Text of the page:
Re-Animator: Limited Edition

| August 10, 2017

1985 was a banner year for the horror genre, especially for first time directors. Dan O’Bannon (co-writer of 1979’s Alien) made a big splash with the zombie/black comedy Return of the Living Dead. Tom Holland (writer of 1982’s Psycho II) took a stab at directing with the vampire/black comedy hit Fright Night. And, to keep the horror/comedy motif going, Stuart Gordon brought the H.P. Lovecraft story Herbert West: Re-Animator to the big screen and shortened the name to simply Re-Animator.

Re-Animator is the story of two med school students, Dan Cain (Bruce Abbott) and Herbert West (Jeffrey Combs). Cain needs a roommate, due to his large house and lack of funds. West, fresh of a roller-coaster stint at a hospital in Switzerland, rents a room from Cain. Cain’s girlfriend Megan (Barbara Crampton) is suspicious of West, and rightfully so. In short order, Megan and Dan discover what West has been working on in the house’s basement: a substance that can bring life to the recently deceased.

The acting performances in Re-Animator are top notch, primarily because most of them were classically trained. Director Stuart Gordon arrived in Hollywood after a long stint on the Chicago theater scene. Since Gordon had an eye for stage actors, that’s who he cast. Bruce Abbott, Jeffrey Combs, and David Gale were all theater veterans. Barbara Crampton had acted in numerous soap operas prior to her breakout role in Re-Animator. As good as the cast was as a whole, Combs and Gale were the shining stars.

Jeffrey Combs is pretty much great in everything he does. He has a knack for taking whatever script he’s given and turning it, whether it is gold or garbage, into an enchanting performance. Combs is one of those actors that, no matter the cast or quality of the movie, you can’t keep your eyes off of his performance. David Gale is wonderfully hilarious and sleazy as Dr. Carl Hill. Whenever Combs and Gale share a scene, it’s absolutely magical.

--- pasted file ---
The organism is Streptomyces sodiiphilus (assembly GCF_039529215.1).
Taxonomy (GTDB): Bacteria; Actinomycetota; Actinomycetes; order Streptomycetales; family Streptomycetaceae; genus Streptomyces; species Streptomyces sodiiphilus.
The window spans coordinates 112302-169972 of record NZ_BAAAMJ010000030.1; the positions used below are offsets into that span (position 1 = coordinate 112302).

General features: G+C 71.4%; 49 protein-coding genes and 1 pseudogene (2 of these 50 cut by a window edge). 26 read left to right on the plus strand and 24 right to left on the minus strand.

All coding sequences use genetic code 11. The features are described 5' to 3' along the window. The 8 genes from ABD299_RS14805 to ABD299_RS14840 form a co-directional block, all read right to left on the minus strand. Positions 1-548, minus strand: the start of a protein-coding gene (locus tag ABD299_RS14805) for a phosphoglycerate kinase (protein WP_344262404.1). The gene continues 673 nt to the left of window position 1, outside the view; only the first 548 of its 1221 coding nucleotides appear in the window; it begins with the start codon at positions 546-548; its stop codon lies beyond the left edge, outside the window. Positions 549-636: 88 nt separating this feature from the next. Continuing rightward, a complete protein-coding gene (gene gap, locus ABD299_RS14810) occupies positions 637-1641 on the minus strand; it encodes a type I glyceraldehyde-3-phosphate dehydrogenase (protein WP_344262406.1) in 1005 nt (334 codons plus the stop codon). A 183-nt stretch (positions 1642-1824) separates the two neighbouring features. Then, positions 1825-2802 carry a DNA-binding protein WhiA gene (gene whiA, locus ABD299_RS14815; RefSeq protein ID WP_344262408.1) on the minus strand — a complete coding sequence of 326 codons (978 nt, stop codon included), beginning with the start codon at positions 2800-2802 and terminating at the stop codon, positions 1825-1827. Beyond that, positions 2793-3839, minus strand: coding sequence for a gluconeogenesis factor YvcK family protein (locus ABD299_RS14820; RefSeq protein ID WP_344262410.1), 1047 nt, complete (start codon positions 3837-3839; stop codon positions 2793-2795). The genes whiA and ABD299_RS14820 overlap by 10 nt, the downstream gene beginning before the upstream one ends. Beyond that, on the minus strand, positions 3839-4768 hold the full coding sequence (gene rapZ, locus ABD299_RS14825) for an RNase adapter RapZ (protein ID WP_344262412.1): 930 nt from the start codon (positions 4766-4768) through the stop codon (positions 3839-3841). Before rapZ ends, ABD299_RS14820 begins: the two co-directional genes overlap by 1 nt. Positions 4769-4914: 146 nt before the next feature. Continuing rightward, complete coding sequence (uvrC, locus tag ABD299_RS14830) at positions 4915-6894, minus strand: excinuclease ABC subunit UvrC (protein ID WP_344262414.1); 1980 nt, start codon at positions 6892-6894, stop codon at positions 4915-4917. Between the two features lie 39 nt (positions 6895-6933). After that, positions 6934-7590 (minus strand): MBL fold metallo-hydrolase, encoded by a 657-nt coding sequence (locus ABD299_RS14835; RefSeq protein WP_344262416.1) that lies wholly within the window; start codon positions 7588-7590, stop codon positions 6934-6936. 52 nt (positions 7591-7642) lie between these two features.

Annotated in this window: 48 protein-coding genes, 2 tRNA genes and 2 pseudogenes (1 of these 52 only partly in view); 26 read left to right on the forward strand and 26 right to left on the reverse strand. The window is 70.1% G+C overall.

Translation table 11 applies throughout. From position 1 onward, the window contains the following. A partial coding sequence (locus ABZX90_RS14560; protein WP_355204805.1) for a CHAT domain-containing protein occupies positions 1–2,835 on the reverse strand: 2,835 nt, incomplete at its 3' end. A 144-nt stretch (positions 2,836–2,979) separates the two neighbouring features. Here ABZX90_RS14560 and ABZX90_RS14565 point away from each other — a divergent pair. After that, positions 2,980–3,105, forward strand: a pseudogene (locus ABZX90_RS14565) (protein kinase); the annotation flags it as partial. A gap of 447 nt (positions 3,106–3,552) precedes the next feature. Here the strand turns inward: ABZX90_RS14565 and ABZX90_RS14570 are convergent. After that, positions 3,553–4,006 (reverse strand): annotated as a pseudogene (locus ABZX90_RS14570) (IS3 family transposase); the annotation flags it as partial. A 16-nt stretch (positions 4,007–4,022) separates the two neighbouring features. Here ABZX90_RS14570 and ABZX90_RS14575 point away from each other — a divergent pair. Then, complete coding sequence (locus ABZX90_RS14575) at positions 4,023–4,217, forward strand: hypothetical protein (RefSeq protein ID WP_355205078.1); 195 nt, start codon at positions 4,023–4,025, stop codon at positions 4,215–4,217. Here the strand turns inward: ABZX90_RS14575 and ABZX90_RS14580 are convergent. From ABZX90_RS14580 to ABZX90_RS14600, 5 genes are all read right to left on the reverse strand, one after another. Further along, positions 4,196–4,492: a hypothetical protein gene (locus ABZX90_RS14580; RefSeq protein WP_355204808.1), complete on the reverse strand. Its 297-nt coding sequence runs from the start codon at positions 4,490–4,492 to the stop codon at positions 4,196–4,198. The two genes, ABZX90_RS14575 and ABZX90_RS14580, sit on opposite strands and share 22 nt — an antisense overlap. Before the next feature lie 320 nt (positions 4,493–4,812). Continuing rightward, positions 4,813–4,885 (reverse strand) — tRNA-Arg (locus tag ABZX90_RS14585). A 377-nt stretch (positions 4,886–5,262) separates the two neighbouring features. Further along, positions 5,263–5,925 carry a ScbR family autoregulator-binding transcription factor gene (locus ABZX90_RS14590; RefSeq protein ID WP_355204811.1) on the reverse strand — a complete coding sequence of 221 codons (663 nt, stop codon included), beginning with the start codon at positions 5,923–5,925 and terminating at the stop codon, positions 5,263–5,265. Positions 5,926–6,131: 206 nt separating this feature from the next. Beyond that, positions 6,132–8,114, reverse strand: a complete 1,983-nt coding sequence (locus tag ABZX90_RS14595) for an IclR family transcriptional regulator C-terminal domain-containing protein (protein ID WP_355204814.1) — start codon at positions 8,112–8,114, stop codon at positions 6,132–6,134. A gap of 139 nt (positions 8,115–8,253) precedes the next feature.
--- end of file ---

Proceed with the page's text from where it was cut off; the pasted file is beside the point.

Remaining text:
I have to also discuss the score of Re-Animator, whose merits have been widely debated over the last 32 years. Composer Richard Band contends he made it sound intentionally similar to Bernard Herrman’s Psycho score as a comedic send-up. Many others have accused Band of straight up ripping off Herrman’s score. Whichever side off the fence you fall, it’s hard to argue with the impact the score has on the movie.

Stuart Gordon did a bang-up job with Re-Animator, his feature-length directorial debut. Gordon was admittedly green in a lot of aspects. Thankfully, he had the coaching of veteran director of photography Mac Ahlberg. Things weren’t always easy for Ahlberg. In one sequence, a number of naked cadavers are re-animated and begin to attack our protagonists. To avoid an X rating, no male frontal nudity could be shown. This element led to Ahlberg voicing his frustrations over trying to shoot around, as he so eloquently put it, “the weenies.”

Re-Animator was a moderate success at the box office. Its true popularity came thanks to the video rental market, were word of mouth spread quickly amongst horror hounds worldwide. Now, in 2017, 32 years after its debut, Re-Animator is still considered one of the greatest cult classics of all time.

And thanks to Arrow Video US, the home media buying public can own this classic in a stunning collectible form. Re-Animator comes in a 2 disc Blu-Ray set, featuring stunning packaging from artist Justin Erickson. The set also contains a booklet with all new writing from Michael Gingold, 4 postcards, and the 1991 Re-Animator comic book, reprinted specifically for this release.

The special features are plentiful. There’s a new featurette entitled A Guide To Lovecraftian Cinema, which takes an extensive look at all of the movies that have been adapted from Lovecraft’s works. There’s a documentary entitled Re-Animator Resurrectus, as well as a 2016 career retrospective interview with actress Barbara Crampton. The viewer will also discover numerous interviews with key contributors, as well as extended and deleted scenes.
The 2 Blu-Rays included in this Re-Animator set are the Unrated Version of the movie (88 minutes) and the Integral Cut (105 minutes). The Integral Cut adds 17 minutes of mainly long-winded exposition, with some added gore effects as well. It’s worth the watch, for curiosity purposes only.

Re-Animator is a must own for any horror fans home media library. I know I’ve made this statement on occasion in the past, but it doesn’t make it any less correct. Re-Animator should be yearly viewing in October. Or, if you have a year round Halloween state of mind (like your humble writer), watch Re-Animator anytime. Or, better yet, multiple times.

About the Author:

Steve graduated from Southwestern Michigan College with an Associate's Degree in communications. He currently resides in Niles, MI
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